When you write a J2EE/JEE web application, your servlet gets passed an HttpServletRequest and HttpServletResponse. These are also interfaces, and the actual classes and their internals are specific to whichever webapp server you're using, The Tomcat server's classes are Tomcat-specific, the Firefly server's classes are Firefly-specific, so on for WebSphere, etc. These classes may hold all sorts of information that helps the server get its job done, but the only information that you could know about when using the interfaces is what's defined for the interfaces. That means that a servlet written for Tomcat is going to be able to run more or less unchanged in WebLogic.

 
Campbell Ritchie
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Richard Legué wrote:. . . the (to me invisible) class was that implemented the Path interface . . . .

It is possible that Paths has a private nested class which implements Path; that will never be visible in the public API. You can find out quite a bit simply from the code I showed you to find the class name. I expect it will differ with the implementation. The class might also be in a separate package whose documentation is omitted from the published API. That allows the implementer to change the actual class without having to give notice.
 
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Stephan van Hulst wrote:For instance, you could make an implementation for Unix systems that doesn't allow backslashes as separators, or something completely different (for instance, there are file systems that don't have a hierarchical folder structure at all).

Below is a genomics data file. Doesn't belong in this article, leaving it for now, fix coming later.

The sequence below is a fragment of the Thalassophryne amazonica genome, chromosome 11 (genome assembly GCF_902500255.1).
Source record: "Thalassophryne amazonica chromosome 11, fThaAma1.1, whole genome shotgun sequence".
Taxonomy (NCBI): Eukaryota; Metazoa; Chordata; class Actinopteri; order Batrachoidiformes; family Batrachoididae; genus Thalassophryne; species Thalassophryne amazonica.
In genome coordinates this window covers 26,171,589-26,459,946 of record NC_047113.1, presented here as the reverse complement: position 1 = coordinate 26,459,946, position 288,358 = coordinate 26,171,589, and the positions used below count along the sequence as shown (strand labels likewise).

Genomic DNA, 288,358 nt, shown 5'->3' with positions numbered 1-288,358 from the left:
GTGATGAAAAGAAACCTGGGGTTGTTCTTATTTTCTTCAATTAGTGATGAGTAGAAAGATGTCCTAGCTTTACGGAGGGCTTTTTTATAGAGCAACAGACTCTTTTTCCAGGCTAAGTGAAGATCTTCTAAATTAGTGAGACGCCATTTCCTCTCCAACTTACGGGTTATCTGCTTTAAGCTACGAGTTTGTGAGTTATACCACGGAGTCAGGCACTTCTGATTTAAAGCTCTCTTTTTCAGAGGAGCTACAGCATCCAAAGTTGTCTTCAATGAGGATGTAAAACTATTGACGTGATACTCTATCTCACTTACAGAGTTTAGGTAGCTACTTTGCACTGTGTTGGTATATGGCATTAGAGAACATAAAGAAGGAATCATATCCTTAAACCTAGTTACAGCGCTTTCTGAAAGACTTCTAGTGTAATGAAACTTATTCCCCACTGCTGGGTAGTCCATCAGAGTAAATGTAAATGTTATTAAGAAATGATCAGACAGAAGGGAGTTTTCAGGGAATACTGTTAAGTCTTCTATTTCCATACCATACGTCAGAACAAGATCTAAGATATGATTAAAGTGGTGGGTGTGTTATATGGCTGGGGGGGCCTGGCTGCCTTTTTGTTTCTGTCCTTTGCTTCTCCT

By default there are (at least) two Path implementations: one for the local file system, and one for files inside ZIP files. But because almost all of NIO.2 is based on interfaces (like JDBC), it's actually not that hard to write custom classes. For instance (shameless plug):
  • memory-fs that stores "files" in memory. Can be quite useful to prevent storing content in a temporary file just because a method expects a Path.
  • ftp-fs to access FTP(S) file systems as if they were local.
  • sftp-fs: likewise but for SFTP (SSH).
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    Rob Spoor
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    Campbell Ritchie wrote:It is possible that Paths has a private nested class which implements Path; that will never be visible in the public API. You can find out quite a bit simply from the code I showed you to find the class name. I expect it will differ with the implementation. The class might also be in a separate package whose documentation is omitted from the published API. That allows the implementer to change the actual class without having to give notice.


    Actually, Path is based on the concept of FileSystemProvider and FileSystem. A FileSystemProvider can be "injected" through the service loader mechanism. It can then return one or more FileSystem and/or Path instances. The get method from Paths that takes Strings will always use the default FileSystem, which uses the local file system. The overloaded method that takes a URI will lookup the appropriate FileSystemProvider based on the scheme, then let that return the actual Path instance. For example, if you use memory-fs, a URI that starts with mem: will return an in-memory Path.

    This is all documented in Paths.
     
    Richard Legué
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    Thanks for all your additional explanation. Very helpful and also showing that there's lots to be learned yet. By the way, the 'hidden' class name I found when running the piece of code Campbell Ritchie posted is sun.nio.fs.WindowsPath. Thanks again for your help.
     
    Campbell Ritchie
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    That may be a package which isn't described in the public API documentation; I haven't looked. Also, when I tried it I got a class called UnixPath from the same package. So the return type varies with the OS used. That means the return type cannot be a class name, but has to be an interface which both those classes implement.